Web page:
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Greater financing

The recent Realtime Economic Issues Watch report by Washington-based think tank Peterson Institute for International Economics (PIIE) said developing countries such as the Philippines will need greater financing moving forward amid the COVID-19 pandemic’s uncertain duration and economic impact.

PIIE said low and middle income countries will need more funds to spur business activities even as global organizations and multilaterals are giving assistance.

“Many developing countries still require greater support to acquire and distribute vaccines and to address the economic fallout of the pandemic,” it said.

“With new viral variants emerging around the globe, these needs could well expand, exacerbating their financial problems,” PIIE added.

In the case of the Philippines, national government’s gross borrowings reached P2.74 trillion last year as the country ramped up financing for its pandemic response. However, the economy has yet to recover as quarantine restrictions, the world’s longest and strictest, have yet to be lifted, especially now that COVID-19 cases are surging anew, after one full year of ineffective government responses.

In 2020, the share of the country’s debt to gross domestic product expanded to 54.5 percent from the record low of 39.6 percent in 2019. The Department of Finance assures Filipinos that the country’s sovereign debt rating remains stable and would continue to have good access to external commercial borrowings and official development assistance. Additionally, PIIE said international financial architecture has evolved in response to prevailing economic difficulties, and it needs to do so again to help lower future risks and vulnerabilities.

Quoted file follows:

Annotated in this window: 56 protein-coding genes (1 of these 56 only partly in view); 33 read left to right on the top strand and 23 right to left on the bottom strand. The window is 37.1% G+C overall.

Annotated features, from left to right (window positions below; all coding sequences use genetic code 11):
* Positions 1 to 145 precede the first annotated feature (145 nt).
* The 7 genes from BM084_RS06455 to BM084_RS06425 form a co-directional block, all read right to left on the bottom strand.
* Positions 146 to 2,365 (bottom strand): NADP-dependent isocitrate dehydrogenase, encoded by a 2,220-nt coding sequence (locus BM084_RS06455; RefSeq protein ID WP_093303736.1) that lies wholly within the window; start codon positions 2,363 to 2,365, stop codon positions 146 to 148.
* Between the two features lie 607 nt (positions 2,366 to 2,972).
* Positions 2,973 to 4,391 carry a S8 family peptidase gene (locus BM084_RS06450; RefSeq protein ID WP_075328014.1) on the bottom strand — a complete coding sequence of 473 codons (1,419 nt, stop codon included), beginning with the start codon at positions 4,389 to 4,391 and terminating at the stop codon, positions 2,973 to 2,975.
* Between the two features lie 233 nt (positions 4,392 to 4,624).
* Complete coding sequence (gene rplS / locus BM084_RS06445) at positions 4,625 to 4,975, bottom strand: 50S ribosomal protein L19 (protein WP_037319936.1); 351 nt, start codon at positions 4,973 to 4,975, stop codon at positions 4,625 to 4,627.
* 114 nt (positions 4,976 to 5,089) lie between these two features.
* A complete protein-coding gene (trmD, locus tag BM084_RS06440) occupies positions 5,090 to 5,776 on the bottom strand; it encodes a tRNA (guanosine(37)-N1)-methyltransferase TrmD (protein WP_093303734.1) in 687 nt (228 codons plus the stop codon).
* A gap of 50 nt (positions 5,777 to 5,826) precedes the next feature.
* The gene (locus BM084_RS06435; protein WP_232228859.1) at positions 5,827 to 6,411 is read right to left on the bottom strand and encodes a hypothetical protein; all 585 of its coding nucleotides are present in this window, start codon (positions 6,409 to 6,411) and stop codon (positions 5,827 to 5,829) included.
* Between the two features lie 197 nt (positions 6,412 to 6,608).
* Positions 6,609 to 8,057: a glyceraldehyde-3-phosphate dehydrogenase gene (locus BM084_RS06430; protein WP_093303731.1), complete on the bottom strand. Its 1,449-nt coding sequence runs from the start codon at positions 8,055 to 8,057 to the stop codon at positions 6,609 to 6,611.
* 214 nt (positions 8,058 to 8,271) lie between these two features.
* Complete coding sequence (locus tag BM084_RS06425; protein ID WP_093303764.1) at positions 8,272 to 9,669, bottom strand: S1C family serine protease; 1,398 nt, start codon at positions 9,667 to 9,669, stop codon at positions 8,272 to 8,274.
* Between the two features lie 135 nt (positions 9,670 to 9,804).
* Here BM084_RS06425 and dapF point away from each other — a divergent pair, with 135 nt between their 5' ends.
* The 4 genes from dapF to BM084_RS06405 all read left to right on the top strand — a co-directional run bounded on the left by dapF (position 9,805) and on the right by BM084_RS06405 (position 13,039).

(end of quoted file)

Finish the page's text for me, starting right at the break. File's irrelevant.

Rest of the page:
With access to financing still available, the big question for the Philippines is what to do with it. Filipinos are yet to feel the impact of the trillions their government borrowed in their behalf last year, and with the situation turning progressively worse instead of showing signs of sustainable improvement, it begs the question of how much more money will we be borrowing as our nation continues to struggle in its pandemic response, further delaying any chance of economic recovery.

Greater financing would mean a better response and general outlook if government knew what it was doing with the available resources. Has our government learned anything over the past year that can allow our officials to make better use of the country’s resources?*

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